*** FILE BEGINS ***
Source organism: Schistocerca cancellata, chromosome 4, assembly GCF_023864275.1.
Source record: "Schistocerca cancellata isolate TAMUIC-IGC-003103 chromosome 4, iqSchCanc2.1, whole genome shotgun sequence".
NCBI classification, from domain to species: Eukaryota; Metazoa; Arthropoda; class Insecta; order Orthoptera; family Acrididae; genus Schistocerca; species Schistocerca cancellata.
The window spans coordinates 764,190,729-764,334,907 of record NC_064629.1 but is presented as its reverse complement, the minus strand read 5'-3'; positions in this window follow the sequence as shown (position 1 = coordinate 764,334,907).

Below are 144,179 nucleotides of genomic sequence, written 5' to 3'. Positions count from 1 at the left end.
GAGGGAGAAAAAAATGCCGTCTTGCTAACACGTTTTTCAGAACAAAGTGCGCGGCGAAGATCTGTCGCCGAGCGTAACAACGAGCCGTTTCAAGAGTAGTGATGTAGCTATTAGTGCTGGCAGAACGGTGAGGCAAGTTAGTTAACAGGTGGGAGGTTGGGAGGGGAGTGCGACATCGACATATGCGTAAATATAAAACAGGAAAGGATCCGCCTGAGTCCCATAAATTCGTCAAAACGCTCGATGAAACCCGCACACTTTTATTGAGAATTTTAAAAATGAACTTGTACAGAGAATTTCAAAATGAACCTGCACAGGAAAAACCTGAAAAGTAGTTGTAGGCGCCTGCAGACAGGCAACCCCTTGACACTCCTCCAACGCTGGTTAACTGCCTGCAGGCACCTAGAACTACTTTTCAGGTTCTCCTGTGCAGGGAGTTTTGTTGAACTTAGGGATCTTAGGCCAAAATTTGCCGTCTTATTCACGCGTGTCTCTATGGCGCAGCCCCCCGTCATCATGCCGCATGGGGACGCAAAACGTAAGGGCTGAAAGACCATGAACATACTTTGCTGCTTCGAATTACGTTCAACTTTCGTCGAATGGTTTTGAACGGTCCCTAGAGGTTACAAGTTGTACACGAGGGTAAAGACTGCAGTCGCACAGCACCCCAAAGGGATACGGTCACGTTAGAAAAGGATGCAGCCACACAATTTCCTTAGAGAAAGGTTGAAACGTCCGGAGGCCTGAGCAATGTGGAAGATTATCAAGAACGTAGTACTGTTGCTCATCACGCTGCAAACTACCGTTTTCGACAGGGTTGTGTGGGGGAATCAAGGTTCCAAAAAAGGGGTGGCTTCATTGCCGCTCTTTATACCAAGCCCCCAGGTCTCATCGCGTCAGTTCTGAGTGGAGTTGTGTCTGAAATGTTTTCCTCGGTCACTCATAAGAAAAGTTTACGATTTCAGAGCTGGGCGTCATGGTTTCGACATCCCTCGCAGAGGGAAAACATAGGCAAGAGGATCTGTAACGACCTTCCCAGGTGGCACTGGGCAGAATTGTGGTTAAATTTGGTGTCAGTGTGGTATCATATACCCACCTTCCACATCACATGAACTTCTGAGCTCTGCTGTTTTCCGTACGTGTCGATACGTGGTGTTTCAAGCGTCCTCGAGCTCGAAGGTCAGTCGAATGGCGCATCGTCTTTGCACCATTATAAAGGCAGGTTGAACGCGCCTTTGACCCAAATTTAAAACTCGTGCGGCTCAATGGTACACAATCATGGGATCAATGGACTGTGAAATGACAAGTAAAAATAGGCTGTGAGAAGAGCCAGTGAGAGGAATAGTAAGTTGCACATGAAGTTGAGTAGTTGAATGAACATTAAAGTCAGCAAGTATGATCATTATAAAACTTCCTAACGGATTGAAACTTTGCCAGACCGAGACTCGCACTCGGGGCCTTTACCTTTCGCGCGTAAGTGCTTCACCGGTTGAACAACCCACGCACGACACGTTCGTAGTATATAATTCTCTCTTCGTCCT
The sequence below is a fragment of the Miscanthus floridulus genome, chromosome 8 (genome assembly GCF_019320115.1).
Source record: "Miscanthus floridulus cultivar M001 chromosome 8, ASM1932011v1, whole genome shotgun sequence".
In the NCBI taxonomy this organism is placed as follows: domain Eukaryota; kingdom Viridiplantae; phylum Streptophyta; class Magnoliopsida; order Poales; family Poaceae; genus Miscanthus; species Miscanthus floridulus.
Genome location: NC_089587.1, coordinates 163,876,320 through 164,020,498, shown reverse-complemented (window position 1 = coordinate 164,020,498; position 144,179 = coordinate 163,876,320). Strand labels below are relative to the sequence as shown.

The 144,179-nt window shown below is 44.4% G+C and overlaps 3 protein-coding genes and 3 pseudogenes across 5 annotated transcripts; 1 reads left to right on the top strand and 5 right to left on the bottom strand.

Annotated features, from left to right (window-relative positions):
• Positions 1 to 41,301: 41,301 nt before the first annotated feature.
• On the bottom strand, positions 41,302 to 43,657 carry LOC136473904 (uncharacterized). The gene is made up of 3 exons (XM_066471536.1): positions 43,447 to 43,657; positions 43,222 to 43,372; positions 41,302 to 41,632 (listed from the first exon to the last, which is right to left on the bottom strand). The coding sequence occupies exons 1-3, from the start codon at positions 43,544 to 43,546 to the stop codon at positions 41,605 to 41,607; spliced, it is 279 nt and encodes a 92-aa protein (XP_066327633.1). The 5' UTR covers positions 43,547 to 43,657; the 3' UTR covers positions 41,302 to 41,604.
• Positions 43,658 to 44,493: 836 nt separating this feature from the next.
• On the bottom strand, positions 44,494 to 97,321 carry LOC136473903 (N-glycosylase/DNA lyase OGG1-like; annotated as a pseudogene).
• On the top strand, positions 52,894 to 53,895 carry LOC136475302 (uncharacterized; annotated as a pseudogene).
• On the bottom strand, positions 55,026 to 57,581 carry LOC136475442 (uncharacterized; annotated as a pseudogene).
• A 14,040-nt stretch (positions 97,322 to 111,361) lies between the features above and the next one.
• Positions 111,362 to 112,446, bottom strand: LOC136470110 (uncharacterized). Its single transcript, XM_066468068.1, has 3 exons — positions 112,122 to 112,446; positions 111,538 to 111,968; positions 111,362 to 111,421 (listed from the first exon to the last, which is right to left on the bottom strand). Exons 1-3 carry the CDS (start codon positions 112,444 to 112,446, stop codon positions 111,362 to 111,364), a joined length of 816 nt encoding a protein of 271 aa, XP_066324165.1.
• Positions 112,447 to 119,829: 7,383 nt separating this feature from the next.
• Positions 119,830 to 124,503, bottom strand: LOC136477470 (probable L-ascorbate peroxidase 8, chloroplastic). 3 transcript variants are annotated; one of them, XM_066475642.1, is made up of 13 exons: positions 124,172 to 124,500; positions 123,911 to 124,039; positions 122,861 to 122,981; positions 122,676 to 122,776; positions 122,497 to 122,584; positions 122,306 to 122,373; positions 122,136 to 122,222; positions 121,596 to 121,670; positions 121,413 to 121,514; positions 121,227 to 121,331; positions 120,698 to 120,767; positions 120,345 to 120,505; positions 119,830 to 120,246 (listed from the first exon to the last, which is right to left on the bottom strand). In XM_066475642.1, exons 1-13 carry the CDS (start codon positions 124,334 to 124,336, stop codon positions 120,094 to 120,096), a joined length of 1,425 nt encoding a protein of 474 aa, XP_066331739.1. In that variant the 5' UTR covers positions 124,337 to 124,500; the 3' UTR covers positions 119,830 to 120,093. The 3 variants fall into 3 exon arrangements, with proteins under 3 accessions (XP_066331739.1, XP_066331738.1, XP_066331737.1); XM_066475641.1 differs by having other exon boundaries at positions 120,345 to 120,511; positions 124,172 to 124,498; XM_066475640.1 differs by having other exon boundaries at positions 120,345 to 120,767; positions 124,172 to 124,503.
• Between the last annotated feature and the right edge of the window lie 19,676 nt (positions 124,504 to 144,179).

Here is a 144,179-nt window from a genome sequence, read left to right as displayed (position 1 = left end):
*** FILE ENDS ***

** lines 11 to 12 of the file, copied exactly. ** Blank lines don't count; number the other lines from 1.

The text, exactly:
The 144,179-nt window shown below is 44.4% G+C and overlaps 3 protein-coding genes and 3 pseudogenes across 5 annotated transcripts; 1 reads left to right on the top strand and 5 right to left on the bottom strand.

Annotated features, from left to right (window-relative positions):